Resar, Linda M. S; Jaffee, Elizabeth M; Armanios, Mary; Jackson, Sarah; Azad, Nilofer S; Horton, Maureen R; Kaplan, Mariana J; Laiho, Marikki; Maus, Marcela V; Sumner, Charlotte J; Wheelan, Sarah J; Wills-Karp, Marsha
Equity and diversity in academic medicine: a perspective from the JCI editors
Teil von
  • The Journal of clinical investigation, 2019-10-01, Vol.129 (10), p.3974-3977
Ort / Verlag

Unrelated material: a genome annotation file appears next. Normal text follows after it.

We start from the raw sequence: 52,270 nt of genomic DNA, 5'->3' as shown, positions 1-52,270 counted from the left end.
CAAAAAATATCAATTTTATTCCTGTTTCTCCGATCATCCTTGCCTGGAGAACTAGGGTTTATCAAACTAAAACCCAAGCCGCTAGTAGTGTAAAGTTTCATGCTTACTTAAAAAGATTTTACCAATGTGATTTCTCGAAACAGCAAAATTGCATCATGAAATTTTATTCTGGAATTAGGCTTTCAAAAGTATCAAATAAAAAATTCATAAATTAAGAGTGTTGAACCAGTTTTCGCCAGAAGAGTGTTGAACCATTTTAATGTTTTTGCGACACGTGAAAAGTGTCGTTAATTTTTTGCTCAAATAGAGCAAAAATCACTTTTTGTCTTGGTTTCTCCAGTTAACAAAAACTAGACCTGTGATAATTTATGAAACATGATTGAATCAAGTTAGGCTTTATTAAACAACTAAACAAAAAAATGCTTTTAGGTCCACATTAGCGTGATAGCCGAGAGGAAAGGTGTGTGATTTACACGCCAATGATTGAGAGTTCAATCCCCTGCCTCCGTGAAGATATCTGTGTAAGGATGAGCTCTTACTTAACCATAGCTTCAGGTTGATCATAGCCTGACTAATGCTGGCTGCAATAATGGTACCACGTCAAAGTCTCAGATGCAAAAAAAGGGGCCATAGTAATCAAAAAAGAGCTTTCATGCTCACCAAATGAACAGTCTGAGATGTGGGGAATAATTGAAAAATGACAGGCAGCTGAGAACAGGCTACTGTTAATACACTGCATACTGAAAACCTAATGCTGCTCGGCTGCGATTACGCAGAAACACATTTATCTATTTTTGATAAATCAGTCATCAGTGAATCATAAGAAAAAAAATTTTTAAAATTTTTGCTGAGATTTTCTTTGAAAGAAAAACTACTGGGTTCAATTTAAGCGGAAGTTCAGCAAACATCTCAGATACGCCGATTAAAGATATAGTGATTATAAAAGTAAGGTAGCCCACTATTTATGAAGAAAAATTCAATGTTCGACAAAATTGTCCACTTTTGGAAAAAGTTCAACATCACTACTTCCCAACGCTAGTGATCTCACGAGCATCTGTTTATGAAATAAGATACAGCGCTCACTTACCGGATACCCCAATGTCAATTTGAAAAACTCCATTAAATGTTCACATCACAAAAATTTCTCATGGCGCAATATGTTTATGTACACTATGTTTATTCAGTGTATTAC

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The #MeToo movement has taken on sexual harassment in the workplace and served to inform the world that these unacceptable and illegal acts have become commonplace, including in academic settings. Through this platform, women are empowering each other to fight back against egregious behaviors that have infiltrated the workplace for decades. However, there are more subtle ways in which women can be demeaned in the workplace. Historically, women have been excluded from leadership positions in academic medicine. Importantly, while it is clear that gender-based and racial disparities are pervasive, concrete solutions to rectify these disparities are emerging and should be enacted broadly throughout academia. The percentage of women medical students has been steadily increasing with slightly more (52%) women enrolled in US medical schools in 2018. In fact, the 2019 medical student class at the Johns Hopkins University School of Medicine is predominantly female at 58%.

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